Matt: There are different ways of testing and understanding aero performance. Velodrome, tunnel, on the road: these all parts of the puzzle, and each test gives you ever-increasing amounts of knowledge. It’s true that conditions out on the course are different from the testing protocol – but the course is also not a repeatable condition. Even if you race Kona on a Sunday, and do it again on Monday, you have a different race. That’s what I meant earlier when I said there’s not one number that you get in a testing session and you can say, “that’s my number”. You may have a variation on that number in different races and different conditions. Of course aero performance is sensitive to wind, the course, the day, the athlete.

You can see some real-world riding conditions replicated in the velodrome – as opposed to a wind tunnel, for example - but unrepeatable inputs are lacking in the velodrome. Wind, and climbing, for example. Part of what we need to do is understand the sensitivity of those inputs – how sensitive the athlete is to the changes in terrain, to temperature, to wind, and then we optimise based on that. How do the aero results change with the athlete’s increased or decreased speed, does her position change when she gets fatigued, how do we manage all that to produce the best performance.

So the truth is that aero testing is not actually all about speed. It’s about how you manage the energy to do the whole event efficiently. The numbers may say you’re faster in a certain position or with certain equipment, but if that athlete isn’t conformable or stable, then the athlete won’t perform. You can look at a specific racecourse and make one plan based on your optimal power output, then make a plan for the optimal aero performance, make another plan for your nutrition, etc. Then the final plan is formed by combining those things.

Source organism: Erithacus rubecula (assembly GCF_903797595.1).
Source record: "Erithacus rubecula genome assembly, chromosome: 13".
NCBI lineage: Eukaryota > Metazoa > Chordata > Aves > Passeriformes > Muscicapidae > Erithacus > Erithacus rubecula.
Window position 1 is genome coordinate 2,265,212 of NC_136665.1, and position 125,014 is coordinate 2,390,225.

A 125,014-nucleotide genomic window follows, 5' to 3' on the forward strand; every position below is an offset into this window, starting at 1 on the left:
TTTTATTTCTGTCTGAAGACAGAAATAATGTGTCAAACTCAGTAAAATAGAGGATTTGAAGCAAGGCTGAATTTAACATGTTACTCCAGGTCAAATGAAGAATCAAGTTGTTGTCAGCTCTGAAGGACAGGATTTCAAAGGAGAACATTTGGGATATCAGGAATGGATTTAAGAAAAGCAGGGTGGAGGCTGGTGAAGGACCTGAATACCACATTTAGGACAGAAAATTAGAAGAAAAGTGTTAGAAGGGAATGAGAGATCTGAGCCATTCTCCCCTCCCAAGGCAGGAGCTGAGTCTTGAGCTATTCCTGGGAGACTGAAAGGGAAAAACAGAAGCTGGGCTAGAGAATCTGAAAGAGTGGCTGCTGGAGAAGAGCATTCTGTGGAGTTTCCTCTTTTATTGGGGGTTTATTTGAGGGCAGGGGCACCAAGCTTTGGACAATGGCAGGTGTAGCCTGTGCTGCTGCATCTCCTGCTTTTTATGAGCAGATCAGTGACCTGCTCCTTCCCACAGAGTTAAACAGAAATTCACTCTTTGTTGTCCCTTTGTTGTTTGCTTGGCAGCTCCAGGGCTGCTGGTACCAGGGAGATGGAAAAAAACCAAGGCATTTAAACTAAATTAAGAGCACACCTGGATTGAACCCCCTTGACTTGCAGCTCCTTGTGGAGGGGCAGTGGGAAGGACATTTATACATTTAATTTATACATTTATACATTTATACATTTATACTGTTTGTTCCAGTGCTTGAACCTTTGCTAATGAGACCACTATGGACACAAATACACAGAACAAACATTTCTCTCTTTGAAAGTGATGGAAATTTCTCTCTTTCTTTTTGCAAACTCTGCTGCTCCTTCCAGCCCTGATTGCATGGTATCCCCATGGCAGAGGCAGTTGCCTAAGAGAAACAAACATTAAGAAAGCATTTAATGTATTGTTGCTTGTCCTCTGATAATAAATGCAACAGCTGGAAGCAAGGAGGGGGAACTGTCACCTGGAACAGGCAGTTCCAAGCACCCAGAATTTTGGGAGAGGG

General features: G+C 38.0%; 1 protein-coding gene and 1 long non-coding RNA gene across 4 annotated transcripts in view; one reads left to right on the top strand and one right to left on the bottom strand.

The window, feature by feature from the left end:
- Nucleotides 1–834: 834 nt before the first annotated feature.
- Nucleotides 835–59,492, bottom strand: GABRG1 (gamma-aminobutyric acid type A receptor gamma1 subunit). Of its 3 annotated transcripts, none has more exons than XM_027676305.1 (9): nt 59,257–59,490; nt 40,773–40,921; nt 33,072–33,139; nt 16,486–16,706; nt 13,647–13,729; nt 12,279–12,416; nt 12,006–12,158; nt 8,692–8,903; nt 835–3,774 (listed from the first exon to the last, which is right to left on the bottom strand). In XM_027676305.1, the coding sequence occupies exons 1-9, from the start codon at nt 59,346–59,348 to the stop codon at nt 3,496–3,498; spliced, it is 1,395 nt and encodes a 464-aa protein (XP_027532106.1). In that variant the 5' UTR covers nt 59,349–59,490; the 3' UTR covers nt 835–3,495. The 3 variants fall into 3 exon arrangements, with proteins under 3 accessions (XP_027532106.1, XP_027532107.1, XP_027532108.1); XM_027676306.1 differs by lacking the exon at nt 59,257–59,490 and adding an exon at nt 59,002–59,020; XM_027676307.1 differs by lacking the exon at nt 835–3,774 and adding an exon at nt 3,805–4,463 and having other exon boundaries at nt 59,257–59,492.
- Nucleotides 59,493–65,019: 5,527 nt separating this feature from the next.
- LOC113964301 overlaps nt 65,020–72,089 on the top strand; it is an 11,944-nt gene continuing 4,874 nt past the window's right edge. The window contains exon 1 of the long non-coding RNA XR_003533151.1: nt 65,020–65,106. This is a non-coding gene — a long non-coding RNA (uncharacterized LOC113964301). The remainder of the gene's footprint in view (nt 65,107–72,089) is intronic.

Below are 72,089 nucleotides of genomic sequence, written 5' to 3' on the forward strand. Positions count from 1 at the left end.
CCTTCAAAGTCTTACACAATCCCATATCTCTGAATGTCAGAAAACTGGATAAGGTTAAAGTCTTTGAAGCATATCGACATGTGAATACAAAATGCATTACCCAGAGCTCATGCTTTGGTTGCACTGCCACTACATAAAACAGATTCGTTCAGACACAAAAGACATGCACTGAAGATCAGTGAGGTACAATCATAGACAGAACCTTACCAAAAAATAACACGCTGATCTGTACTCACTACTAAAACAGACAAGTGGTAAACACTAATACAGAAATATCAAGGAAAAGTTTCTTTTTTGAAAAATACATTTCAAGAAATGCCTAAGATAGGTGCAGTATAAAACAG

A18: Does that means you’re also helping advise athletes on their overall game plan?

Matt: At the end of the testing session, you have the results, and you can put those into modelling software and see how they fit into the specific course. It’s easy to get into chasing the best possible aero position and think wow, I saved 20 watts, but then you have to apply it to the race. And yes, we can help educate how to best apply those aero savings. For example, we find where the best aero performance is for bottle position, but you could drop the bottle because you’re not used to the position – and there goes your race plan.

Testing also depends on where the athletes are in the sport. When they are at the top end of the sport and have done testing before, then the direct margins reduce and there’s more emphasis on exploitation through strategy. And there are limitations on what you can change: in the WorldTour you’ve already got the bike, helmet and wheels from your sponsor, so the main thing to look at is position. But if those things aren’t locked in already, some of the biggest gains we see are from clothing and wheels, then helmets are the next big thing.